Endowed by former Executive Secretary Keith Welsh, professor of interdisciplinary studies at Webster University in St. Louis,the William and Mary Burgan Prize encourages young scholar-teachers and acknowledges the contributions of Bill and Mary Burgan to Victorian studies and to this association. The award honors two people who are admirable scholar/teachers in their own right, and who, during their distinguished service at Indiana University, always evidenced sincere care and concern for graduate students. Bill and Mary Burgan have long been mainstays of Victorian studies, and each has done significant interdisciplinary work. But in addition to being fine scholars and fine teachers, they are wonderful human beings.
The William and Mary Burgan Prize for the Outstanding Presentation by a Graduate Student at the Midwest Victorian Studies Association conference recognizes a graduate student who exemplifies the qualities of an excellent teacher as well as a capable scholar by giving a presentation that demonstrates "teacherly" qualities. Criteria include an unhurried, well-organized presentation that meets the time limits; good eye contact with the audience; effective use of visual and verbal aids (though visual aids are not a requirement); an obvious passion for the work presented; and grace in handling questions at the end. In short, the winner of the Burgan Prize should demonstrate promise as a teacher as well as a scholar.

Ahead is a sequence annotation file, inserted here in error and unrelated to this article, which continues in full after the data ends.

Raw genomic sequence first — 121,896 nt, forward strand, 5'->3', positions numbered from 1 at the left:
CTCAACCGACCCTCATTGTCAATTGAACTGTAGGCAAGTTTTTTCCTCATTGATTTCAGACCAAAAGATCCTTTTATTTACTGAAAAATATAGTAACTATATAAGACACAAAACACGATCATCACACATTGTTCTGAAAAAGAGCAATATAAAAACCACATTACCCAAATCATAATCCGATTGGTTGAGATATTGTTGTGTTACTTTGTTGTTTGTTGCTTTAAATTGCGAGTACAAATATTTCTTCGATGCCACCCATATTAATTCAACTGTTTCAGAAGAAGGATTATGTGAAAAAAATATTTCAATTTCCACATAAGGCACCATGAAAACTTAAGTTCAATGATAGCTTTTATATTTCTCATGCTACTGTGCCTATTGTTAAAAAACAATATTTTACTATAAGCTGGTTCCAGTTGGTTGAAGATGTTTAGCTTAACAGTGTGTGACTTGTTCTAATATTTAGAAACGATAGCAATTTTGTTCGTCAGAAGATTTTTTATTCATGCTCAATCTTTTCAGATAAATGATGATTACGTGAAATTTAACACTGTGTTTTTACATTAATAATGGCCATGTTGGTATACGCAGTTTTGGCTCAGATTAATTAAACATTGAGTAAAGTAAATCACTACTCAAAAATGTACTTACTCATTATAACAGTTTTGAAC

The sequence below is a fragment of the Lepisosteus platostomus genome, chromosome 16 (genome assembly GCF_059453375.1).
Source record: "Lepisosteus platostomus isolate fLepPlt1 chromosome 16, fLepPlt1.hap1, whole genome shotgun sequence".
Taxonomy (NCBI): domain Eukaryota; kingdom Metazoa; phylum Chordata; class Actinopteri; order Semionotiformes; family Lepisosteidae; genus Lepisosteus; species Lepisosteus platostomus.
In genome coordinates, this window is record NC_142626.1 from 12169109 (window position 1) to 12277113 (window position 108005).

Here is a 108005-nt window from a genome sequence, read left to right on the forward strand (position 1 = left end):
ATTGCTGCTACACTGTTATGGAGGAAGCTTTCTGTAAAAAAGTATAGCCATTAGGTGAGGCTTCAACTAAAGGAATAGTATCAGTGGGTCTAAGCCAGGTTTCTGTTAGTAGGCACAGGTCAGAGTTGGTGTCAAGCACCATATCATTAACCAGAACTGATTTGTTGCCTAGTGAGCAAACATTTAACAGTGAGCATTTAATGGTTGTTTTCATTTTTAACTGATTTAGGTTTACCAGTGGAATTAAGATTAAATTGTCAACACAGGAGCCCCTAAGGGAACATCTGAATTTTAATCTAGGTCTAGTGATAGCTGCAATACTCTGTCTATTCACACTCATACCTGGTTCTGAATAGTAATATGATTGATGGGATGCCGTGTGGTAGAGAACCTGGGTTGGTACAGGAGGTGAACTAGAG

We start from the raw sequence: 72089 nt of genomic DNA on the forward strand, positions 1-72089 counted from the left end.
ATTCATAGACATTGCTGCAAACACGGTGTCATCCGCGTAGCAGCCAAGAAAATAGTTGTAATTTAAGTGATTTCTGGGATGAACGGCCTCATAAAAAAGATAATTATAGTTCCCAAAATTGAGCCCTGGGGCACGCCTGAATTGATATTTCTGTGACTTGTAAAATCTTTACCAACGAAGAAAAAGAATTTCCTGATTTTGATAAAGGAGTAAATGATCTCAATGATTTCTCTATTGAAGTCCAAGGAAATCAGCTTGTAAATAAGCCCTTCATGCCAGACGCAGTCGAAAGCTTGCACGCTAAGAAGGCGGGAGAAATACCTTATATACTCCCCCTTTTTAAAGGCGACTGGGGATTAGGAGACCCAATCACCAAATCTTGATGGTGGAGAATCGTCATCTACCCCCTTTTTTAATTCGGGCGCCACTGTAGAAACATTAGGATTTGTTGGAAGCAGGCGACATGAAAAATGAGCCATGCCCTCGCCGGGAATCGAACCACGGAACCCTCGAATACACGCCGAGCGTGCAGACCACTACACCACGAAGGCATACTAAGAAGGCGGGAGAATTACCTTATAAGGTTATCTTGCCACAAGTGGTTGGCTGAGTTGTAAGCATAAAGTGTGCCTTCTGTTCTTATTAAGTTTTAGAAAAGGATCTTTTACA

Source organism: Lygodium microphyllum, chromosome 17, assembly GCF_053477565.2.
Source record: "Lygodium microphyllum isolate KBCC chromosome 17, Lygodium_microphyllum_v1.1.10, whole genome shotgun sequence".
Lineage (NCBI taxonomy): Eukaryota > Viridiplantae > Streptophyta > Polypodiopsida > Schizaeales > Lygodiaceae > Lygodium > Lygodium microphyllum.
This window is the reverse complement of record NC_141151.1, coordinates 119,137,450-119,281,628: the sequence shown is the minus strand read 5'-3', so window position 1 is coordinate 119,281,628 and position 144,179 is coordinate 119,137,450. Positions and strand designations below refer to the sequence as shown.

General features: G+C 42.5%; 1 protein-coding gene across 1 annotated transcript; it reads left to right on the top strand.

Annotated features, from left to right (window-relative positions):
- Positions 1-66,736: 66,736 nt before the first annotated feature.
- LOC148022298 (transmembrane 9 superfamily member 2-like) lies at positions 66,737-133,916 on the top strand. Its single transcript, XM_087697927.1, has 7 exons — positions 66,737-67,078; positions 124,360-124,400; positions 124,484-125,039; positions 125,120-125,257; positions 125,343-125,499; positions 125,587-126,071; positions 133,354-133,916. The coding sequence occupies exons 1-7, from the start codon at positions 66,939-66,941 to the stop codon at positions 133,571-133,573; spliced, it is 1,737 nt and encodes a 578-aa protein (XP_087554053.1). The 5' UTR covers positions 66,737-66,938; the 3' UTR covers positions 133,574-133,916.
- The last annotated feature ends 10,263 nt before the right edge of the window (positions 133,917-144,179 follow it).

Previous Burgan Prize winners:
Laura Golobish (University of Georgia), "Building a Pocket Cathedral"
2010: Alisha R. Walters (University of Toronto), "Racial Diversity and British Nationality in Wilkie Collins's Armadale" and Joseph Stubenrauch (Indiana University), "Evangelical Geographies: Religious Tourism and Souvenirs in Early Victorian Britain"
2009: Jennifer Warfel Juszkiewicz (Notre Dame), "The Iron Library: Victorian England and the Creation of the British Institution"
2008: Philip Steer (Duke University), “Guerrillas in the Midst: Settler Colonization and the British Invasion Novel”
2007: Kimberly Hereford (University of Washington), "G.F. Watts' Female Portraits and the Grosvenor Gallery: A Union of Style and Symbolism"
2006: Teresa Huffman Traver (Notre Dame), "When Autobiography Does Theology: Development in Newman's Apologia"
2005: Marty Gould (University of Iowa), "Around the World in 80 Plays: Drama and Empire in the Nineteenth Century"
2003: Marty Gould (University of Iowa), "Rational, National Show: The Theatrical Career of the Great Exhibition"
2002: Sara L. Maurer (Indiana University) "Redefining the Bounds of Property, Re-enforcing the Borders of Empire: Ulster Custom, 'Ancient Law', and the Land Act of 1870"
2001: Sarah Heidt (Cornell University), "Executing Autobiographies: The Case of John Addington Symonds and Margaret Oliphant"